A key adviser to the Food and Drug Administration's vaccine panel is questioning whether more Covid booster shots are necessary for healthy, younger people.
The evidence for the new versions of the vaccines for the omicron variant of the coronavirus, which the FDA authorized in August, is "underwhelming" and fails to show they are much better than the original shots, Dr. Paul Offit, a pediatrician who is a leading vaccine and infectious diseases expert, wrote Wednesday in the New England Journal of Medicine.
Protecting people against Covid infection with the current mRNA technology may be a pipe dream, especially as new coronavirus strains emerge every few months, Offit, the director of the Vaccine Education Center at Children's Hospital of Philadelphia, told NBC News.
The updated boosters from Pfizer-BioNTech and Moderna are probably best reserved for people at high risk of severe illness or death from Covid — older adults, people with multiple coexisting conditions and those who are immunocompromised, Offit said.
Asking young, healthy people who have a lower risk of serious illness to get boosted with a variant-specific vaccine, followed by a different variant-specific formula a few months later, may not be practical, he said.
Offit, who is a member of the FDA’s Vaccine and Related Biological Products Advisory Committee, wrote in the paper, “I believe we should stop trying to prevent all symptomatic infections in healthy, young people by boosting them with vaccines containing mRNA from strains that might disappear a few months later.”
The FDA vaccine committee is scheduled to meet Jan. 26, when the group of outside advisers will hammer out what the next version of Covid shots should be.
Offit's position contradicts Covid vaccine guidelines from the FDA and the Centers for Disease Control and Prevention, which recommend that everyone 6 months and older get updated vaccines at least two months after their last doses.
In response to the NEJM paper, FDA spokesperson Abigail Capobianco said that the data Offit used to support his argument was “selective” and that “we strongly believe that the totality of the available evidence continues to support the use of these vaccines in all age groups.”
“Dr. Offit is entitled to his opinion about the effectiveness of the Covid-19 bivalent vaccines used as boosters,” she said.
Why is there an omicron booster?
In the wake of last winter's surge of the omicron variant in the U.S., the FDA's vaccine committee met in June to recommend redesigned boosters that target some form of the omicron virus. Offit and another member voted against changing the vaccines. The FDA later backed the vaccine panel, authorizing a new formulation of the booster shots.
The updated vaccine, called a bivalent, targets the original coronavirus strain as well as BA.4 and BA.5, two omicron subvariants that are now largely out of circulation in the U.S.
At the time, the updated booster shots hadn't yet been tested in humans, and early data suggested that they didn't generate a better immune response to BA.5 than the first iterations of the vaccines.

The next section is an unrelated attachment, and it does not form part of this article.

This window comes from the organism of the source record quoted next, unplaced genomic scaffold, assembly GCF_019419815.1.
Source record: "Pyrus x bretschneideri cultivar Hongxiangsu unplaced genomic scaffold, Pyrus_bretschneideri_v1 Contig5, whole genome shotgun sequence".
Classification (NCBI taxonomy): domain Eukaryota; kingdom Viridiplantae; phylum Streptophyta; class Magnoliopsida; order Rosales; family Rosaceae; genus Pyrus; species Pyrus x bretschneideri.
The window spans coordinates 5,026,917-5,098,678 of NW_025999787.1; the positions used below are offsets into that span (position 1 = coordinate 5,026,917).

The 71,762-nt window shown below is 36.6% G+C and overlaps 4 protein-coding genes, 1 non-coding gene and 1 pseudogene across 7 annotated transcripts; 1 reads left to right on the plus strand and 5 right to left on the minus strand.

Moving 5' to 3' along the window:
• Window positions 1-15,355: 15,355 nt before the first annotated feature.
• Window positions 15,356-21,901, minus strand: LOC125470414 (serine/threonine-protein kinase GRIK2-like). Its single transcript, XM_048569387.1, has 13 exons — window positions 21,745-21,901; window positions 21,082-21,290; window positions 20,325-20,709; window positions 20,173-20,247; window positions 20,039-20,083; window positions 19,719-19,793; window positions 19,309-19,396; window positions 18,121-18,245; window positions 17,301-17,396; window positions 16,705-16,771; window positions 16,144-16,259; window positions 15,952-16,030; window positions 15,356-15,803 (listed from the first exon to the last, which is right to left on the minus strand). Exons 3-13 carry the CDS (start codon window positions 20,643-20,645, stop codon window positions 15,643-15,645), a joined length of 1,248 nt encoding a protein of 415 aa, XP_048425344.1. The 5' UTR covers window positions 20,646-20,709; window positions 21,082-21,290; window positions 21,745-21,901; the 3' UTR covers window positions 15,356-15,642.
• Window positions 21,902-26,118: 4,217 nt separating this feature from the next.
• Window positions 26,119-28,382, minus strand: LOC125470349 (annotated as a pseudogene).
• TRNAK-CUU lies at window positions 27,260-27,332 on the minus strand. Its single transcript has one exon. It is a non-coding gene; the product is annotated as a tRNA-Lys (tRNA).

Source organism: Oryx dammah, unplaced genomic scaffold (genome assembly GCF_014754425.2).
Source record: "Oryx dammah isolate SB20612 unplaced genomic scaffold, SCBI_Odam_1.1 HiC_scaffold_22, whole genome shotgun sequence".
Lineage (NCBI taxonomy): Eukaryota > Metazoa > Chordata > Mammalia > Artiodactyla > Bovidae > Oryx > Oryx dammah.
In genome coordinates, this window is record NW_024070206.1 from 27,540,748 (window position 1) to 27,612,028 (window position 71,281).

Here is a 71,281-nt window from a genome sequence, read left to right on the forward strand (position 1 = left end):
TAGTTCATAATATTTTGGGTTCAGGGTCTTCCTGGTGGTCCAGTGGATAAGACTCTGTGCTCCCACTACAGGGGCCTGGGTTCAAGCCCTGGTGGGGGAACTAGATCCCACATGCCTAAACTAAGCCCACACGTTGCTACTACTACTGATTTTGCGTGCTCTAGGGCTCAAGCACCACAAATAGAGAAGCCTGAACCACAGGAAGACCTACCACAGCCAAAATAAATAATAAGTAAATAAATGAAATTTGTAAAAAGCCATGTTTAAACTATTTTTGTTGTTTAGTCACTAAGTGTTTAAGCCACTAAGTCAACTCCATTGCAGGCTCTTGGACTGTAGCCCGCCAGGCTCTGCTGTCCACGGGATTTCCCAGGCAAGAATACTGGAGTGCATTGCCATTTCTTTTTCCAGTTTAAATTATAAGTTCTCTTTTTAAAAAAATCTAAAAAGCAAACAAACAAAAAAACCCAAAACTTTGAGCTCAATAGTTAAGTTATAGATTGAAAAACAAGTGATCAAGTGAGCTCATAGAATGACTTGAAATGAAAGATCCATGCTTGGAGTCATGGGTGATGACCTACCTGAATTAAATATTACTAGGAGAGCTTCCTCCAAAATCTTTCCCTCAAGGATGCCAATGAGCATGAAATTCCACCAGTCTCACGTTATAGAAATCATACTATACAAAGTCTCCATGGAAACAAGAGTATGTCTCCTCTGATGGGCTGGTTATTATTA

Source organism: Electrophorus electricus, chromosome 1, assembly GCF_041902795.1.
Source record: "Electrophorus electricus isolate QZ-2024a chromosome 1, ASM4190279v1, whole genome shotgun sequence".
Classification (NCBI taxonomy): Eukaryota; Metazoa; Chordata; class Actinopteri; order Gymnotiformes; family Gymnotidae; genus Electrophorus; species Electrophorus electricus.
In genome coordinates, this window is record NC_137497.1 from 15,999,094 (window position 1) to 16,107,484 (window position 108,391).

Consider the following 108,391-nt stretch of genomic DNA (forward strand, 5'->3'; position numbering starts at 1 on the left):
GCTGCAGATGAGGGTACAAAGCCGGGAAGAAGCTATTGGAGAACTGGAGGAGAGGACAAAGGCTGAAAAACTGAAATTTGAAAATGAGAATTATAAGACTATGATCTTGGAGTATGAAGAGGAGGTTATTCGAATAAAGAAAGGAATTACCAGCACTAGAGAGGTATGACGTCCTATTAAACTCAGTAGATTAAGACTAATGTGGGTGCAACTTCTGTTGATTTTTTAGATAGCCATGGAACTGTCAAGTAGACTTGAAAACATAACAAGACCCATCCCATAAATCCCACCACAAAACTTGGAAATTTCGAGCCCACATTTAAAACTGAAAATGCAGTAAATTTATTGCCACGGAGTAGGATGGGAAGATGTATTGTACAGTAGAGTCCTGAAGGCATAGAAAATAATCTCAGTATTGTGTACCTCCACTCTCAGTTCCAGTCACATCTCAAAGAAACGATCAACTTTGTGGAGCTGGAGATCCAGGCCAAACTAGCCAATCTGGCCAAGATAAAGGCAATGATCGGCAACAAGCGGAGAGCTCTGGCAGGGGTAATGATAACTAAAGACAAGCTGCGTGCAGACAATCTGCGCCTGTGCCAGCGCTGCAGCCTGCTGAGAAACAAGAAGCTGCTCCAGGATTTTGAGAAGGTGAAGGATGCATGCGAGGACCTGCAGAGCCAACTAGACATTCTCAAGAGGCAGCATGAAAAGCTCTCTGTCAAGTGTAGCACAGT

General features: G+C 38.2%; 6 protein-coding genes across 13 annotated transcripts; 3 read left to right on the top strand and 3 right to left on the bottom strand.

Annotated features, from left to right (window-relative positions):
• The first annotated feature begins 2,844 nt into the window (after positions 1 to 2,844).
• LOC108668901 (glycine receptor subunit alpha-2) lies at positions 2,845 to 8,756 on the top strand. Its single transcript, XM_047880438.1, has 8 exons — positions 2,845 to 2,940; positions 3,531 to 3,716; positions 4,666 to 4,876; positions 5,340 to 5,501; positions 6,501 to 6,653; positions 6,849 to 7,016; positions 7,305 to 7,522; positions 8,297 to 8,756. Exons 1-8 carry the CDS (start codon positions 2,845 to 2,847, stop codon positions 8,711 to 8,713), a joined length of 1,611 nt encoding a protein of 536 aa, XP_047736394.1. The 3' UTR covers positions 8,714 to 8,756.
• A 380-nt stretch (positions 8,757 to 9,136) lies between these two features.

However, data released in the following months by Pfizer and Moderna, as well as a real-world study from the CDC, found that the new vaccines did offer increased protection against the omicron subvariants, although the protection against infection was still low compared to the protection they once offered against the original coronavirus strain.
Dr. Peter Hotez, a co-director of the Center for Vaccine Development at Texas Children’s Hospital, countered that the boosters still lower the risk of Covid infections and severe illness — and in turn lower the risk of getting long Covid.
“The people who are talking about why young people need it are missing the point,” he said, referring to the booster. “We don’t only vaccinate to prevent deaths. We prevent vaccine severe illness and therefore long Covid, as well.”
It's unclear whether the new paper will influence other members of the FDA panel or the agency's decision about the next version of the vaccines.
Dr. Ofer Levy, another member of the FDA panel, agreed that the benefit of a booster may be lower for younger people than for older adults but said, "It is not zero."
Levy, the director of the Precision Vaccines Program at Boston Children’s Hospital, continues to encourage Covid boosters for everyone who is eligible.
Relatively few people in the U.S. have had updated boosters. As of Jan. 4, only around 15% of people over age 5 had gotten them, according to the CDC.
Dr. Anna Durbin, a vaccine researcher at Johns Hopkins University in Baltimore, said the rationale for boosting young, healthy people is "weaker" than it is for boosting the elderly and those at higher risk for severe disease. However, she said, young people are still likely to get infected.
The FDA advisory committee is expected this month to discuss whether the first two mRNA vaccine doses given to people who aren't yet vaccinated should be updated to match the current circulating strains of the virus. Those shots, called the primary series, still target the original coronavirus strain that was identified in Wuhan, China, in late 2019.